Yesterday at a local Grease Monkey was asked several times, "Are you willing to sell it now?"
Several of the young men who work there like my 1986 Mitsubishi Mighty Max and would like to buy it. Doubt any of them have enough money. No, I'm not interested in selling.
I no longer do my own oil changes. The $20-25 I could save against the discomfort of contorting this senior citizen body isn't worth it. Shocking, I know, to those who know my cheapskate ways.
Kind of nice to have the whole staff at Grease Monkey giving the old truck the royal treatment. They seem to enjoy themselves while doing it.
Of the import trucks of that era, I think the Toyota and the Mazda/Ford Courier are slightly better trucks. What puts a smile on my face is the Mighty Max/Dodge D-50 can be had for half the money while being 90% of the value of the more popular trucks. I've owned three that I kept for my own use.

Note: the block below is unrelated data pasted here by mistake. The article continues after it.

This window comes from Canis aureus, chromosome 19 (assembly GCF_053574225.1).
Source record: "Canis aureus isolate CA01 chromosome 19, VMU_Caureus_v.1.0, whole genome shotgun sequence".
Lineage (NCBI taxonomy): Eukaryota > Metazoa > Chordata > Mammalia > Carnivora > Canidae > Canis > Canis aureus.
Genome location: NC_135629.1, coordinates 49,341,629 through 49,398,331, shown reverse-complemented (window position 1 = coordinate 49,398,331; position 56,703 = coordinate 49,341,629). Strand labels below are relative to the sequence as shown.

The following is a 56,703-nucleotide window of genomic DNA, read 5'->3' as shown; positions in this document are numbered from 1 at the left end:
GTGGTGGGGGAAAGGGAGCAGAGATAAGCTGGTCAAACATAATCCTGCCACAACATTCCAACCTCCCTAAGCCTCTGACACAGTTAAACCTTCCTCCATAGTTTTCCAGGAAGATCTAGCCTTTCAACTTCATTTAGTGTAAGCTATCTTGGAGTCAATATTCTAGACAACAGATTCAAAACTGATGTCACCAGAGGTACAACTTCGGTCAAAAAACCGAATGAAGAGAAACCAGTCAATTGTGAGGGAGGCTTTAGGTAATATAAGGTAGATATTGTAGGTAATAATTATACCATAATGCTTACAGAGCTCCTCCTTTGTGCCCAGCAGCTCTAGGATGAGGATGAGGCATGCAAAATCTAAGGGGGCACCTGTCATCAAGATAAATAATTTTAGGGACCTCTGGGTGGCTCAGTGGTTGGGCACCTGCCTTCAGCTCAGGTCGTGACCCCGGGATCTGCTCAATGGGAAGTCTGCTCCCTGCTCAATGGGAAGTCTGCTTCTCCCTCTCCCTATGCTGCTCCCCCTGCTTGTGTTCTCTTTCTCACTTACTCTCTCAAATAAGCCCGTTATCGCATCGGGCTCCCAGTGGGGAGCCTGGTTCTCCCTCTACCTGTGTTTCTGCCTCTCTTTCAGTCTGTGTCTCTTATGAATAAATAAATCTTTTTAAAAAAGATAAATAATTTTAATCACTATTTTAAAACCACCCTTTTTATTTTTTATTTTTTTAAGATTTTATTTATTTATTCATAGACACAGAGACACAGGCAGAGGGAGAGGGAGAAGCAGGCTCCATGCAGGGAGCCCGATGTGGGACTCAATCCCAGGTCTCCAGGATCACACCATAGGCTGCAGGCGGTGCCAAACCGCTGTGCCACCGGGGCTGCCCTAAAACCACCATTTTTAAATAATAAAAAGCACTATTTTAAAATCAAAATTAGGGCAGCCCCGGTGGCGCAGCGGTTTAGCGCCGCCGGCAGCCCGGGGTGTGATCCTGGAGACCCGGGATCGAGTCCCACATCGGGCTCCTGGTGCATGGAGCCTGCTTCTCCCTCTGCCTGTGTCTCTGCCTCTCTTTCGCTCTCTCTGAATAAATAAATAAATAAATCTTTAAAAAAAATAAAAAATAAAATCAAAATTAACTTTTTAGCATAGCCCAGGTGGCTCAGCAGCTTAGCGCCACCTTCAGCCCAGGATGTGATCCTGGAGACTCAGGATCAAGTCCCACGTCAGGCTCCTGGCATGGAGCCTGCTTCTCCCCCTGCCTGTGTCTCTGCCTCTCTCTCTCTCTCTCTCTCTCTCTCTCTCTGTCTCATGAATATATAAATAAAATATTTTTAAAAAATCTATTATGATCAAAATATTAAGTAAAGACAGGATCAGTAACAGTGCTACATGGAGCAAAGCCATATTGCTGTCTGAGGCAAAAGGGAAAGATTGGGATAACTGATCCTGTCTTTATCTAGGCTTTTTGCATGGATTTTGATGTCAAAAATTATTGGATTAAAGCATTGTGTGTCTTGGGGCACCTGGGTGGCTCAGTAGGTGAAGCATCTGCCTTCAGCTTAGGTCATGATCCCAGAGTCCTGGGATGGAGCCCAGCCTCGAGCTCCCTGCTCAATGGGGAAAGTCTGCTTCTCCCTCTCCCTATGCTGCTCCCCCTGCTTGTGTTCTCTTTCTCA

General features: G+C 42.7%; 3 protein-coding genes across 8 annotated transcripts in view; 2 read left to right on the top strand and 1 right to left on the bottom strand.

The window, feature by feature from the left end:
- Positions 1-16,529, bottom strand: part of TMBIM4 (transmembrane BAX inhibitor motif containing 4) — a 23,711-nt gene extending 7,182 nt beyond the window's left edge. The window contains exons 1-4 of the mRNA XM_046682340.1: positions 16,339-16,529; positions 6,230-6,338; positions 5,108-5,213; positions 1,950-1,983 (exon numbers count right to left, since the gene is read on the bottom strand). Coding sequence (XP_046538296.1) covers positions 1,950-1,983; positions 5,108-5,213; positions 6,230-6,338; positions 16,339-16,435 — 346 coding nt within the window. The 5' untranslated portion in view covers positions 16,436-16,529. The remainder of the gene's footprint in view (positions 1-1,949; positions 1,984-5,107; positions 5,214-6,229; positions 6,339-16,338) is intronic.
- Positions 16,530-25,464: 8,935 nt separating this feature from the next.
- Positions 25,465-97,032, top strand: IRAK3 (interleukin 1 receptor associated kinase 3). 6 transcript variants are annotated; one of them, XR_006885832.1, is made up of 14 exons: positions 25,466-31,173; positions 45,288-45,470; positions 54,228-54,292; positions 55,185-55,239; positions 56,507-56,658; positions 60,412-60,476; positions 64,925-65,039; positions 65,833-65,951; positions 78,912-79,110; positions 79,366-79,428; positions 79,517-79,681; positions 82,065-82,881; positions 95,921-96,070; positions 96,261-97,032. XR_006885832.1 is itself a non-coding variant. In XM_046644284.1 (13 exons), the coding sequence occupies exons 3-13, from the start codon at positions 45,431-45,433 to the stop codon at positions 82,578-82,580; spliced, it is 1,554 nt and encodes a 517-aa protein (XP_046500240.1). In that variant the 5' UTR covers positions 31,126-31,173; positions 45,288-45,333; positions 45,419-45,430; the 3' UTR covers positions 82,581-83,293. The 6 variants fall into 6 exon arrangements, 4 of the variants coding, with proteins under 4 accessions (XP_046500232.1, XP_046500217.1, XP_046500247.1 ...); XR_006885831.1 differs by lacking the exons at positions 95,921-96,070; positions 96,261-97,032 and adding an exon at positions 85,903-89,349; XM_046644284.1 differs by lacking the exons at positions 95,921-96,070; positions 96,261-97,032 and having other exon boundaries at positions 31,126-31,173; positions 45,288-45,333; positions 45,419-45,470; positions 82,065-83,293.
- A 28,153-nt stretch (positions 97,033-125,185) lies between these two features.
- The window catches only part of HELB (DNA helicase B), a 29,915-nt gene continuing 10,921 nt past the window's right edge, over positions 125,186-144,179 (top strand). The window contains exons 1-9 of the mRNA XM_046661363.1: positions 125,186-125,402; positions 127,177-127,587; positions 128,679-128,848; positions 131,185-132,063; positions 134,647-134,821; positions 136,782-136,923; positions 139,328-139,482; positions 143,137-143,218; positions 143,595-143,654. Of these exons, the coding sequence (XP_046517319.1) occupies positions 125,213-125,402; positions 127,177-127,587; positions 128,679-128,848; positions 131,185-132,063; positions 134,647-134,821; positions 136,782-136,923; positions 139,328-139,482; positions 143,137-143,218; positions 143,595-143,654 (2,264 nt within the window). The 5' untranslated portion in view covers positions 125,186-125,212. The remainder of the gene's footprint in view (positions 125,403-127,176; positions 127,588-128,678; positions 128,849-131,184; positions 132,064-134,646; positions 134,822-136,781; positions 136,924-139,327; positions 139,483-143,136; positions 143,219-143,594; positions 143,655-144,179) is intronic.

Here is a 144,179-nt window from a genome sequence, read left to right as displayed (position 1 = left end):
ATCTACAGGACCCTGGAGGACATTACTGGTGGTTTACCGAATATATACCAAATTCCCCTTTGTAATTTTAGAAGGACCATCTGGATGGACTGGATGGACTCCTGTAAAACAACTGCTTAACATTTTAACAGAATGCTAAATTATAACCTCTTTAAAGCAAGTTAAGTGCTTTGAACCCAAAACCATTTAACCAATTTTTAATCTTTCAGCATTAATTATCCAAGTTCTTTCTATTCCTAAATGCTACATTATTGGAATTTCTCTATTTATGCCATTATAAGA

1984 4x4 2.3 Turbo Diesel.
Lots of miles and lots of adventures. That truck would go anywhere. One time pulled a one ton loaded van a half a block in a snow choked alley. The engine finally started blowing oil and I sold it to a diesel mechanic. He is still driving it.
1986 4x2 2.6 Automatic.
Bought this to be used by a driver who is an idiot with a clutch, my ex-wife. Long story but she was living with my youngest son providing child care. Later, my sister used it for a long period. She needed to haul stuff for her job. The truck was severely damaged by a tornado.
A bit of trivia. Often you will see these 80's era trucks with rusted beds while the cab is still intact. The reason was the trucks came into the USA as cab/chassis to avoid import taxes. The beds were made in Korea and were installed at the port of entry. The quality of the Korean steel and paint jobs was inferior.
Would I sell it. Sure, if offered an obscene amount of money. I may be a retired car salesman, but am still one at heart.
Addendum. One I wish I hadn't sold. 199? E-350 with a non turbo 7.3 diesel. The buyer still uses it for his business.